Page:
6) The Food Babe
Another shudder. I have to hand it to Vani Hari (a.k.a. The Food Babe). She chewed on a yoga mat (why???) and never looked back. She re-fus-es to engage in dialogue with individuals who take issue with her brand of pseudo-science. Instead, she plays the victim when mainstream media decides that the personality they created is taking things too far. It would be so easy for agriculture to dismiss the outrageous claims leveled by The Food Babe. But we’ve done that before and now we’re playing catch up. I’d like to believe the woman who is Vani Hari is well intentioned, curious about food and interested in learning. Unfortunately, her alter-ego isn’t much for any of those things except for, well, ego.
5) Norman Borlaug
In March, the agriculture community celebrated Norman Borlaug’s 100th birthday by revisiting the “Green Revolution” and exploring the future of farming, world hunger and food security. Mr. Borlaug’s work is well-known, well-criticized and well-celebrated. But his mission cannot be refuted: “I personally cannot live comfortably in the midst of abject hunger and poverty and human misery, if I have the possibilities of–even in a modest way, with the help of my many scientific colleagues–of doing something about improving the lives of these many young children.” – Norman Borlaug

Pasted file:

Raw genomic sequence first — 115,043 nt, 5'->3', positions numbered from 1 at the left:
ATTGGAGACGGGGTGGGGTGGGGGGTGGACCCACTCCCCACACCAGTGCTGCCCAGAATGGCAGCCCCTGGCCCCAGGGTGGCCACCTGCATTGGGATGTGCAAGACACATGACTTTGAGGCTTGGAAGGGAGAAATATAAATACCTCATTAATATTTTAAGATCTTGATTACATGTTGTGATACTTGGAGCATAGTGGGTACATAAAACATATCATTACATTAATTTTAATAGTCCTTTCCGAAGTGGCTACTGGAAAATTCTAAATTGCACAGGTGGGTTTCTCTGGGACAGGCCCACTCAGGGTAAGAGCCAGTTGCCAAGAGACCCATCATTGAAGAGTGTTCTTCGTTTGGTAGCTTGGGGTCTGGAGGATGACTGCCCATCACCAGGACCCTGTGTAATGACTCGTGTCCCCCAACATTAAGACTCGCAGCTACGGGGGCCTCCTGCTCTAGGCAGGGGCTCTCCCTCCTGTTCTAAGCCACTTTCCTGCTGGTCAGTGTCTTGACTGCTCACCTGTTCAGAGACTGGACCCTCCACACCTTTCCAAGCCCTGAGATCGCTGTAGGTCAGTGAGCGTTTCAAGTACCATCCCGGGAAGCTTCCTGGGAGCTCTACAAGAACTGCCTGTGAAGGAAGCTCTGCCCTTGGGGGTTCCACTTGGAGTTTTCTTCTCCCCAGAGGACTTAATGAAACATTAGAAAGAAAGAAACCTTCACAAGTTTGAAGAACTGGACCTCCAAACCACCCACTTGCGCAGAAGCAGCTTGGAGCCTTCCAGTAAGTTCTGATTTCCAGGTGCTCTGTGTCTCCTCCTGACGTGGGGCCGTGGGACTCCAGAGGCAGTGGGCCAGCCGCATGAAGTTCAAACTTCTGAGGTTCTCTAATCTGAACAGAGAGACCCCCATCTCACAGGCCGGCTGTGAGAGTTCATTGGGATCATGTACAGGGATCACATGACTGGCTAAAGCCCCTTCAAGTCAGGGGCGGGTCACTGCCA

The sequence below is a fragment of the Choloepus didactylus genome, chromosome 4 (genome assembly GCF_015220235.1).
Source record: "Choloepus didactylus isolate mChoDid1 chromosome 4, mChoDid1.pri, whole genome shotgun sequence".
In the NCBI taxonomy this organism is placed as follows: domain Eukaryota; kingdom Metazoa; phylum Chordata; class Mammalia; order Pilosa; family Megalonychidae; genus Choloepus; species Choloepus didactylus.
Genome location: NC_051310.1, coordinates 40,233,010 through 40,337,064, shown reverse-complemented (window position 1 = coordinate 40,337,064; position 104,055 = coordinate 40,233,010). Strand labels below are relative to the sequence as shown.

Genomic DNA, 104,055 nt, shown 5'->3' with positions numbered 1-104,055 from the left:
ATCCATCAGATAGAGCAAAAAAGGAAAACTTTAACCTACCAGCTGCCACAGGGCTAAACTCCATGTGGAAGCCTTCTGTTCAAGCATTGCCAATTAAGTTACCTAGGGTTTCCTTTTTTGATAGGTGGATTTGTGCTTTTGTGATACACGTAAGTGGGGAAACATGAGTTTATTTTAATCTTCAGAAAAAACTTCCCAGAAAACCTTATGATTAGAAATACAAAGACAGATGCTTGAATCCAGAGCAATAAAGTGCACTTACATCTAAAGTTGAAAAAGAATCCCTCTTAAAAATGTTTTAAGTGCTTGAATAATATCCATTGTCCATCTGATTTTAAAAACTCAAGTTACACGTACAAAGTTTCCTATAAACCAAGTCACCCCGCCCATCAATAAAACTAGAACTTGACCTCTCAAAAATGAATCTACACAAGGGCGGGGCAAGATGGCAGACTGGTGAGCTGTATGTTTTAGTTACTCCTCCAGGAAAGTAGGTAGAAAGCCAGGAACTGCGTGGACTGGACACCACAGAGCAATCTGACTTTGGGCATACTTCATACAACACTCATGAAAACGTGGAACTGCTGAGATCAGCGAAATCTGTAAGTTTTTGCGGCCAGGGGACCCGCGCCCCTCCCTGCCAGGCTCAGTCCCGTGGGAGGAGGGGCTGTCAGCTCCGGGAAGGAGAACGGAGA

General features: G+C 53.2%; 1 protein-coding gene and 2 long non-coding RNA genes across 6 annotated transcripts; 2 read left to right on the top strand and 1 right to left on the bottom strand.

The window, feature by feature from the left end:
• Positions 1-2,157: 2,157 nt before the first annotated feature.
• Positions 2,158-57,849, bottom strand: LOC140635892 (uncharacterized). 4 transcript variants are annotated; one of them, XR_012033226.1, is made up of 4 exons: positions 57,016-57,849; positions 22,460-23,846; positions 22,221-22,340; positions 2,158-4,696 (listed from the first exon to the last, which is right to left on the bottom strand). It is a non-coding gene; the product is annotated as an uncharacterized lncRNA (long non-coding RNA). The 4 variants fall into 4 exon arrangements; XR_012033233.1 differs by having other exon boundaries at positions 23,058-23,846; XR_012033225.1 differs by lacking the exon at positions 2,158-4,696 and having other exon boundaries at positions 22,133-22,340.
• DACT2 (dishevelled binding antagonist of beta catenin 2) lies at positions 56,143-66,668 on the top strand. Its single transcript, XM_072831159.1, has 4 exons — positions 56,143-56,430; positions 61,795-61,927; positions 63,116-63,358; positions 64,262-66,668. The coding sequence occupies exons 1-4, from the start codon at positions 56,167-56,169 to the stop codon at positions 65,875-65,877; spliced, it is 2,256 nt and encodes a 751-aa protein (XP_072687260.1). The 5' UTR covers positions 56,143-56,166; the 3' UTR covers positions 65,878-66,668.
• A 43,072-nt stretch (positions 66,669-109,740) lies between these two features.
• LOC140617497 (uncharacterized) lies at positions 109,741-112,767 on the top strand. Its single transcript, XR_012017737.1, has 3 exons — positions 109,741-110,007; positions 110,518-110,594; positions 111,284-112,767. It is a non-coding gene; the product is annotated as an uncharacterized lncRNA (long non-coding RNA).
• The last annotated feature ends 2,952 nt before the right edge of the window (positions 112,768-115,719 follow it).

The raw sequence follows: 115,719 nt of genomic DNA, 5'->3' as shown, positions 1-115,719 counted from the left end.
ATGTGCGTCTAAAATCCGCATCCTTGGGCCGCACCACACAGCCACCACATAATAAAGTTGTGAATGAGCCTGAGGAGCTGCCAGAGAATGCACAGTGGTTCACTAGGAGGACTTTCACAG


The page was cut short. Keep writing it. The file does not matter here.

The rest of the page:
4) California Farmers and Ranchers
In 2012, the Midwest experienced a drought. We prayed heartily watching the clouds with fierce intensity, daring Mother Nature to storm on our parched fields. And finally, it rained. That was one growing season.
Farmers and ranchers from Texas to California have been dealing with drought for much longer. This year I couldn’t look away as California farmers fallowed land, ranchers sold their herds and everyone watched as rivers, lakes and streams just disappeared. On top of losing generations worth of work, farmers and ranchers were again defending their livelihood as the conspiracy theorists leveled claims that this drought was the government’s doing or Big Ag’s creation. The Faces of the California Drought shares the heartbreaking stories of farmers, ranchers, students, families and communities. Orchards uprooted, food lines wrapped around the block, no grass found in a playground, and yet in each story there is strength; belief that relief will come one drop at a time.
3) Mr. Petitt, my agriculture teacher
Mr. Petitt represents the old-school high school ag teacher and FFA advis0r, spending every hour in his class with his students teaching lessons not found in books. He was my teacher and one reason why I can’t stop talking about agriculture today. Although farms and food are in the spotlight, agriculture education is disappearing from our schools, not necessarily because of lack of funding or interest but because we can’t find the teachers. #TeachAg is the national campaign designed to showcase the value of a career teaching students the facts of farms and food in order to refute the fiction. Ag teachers are a dedicated bunch. I was lucky enough to learn from one of the greats. Thank you, Mr. Petitt.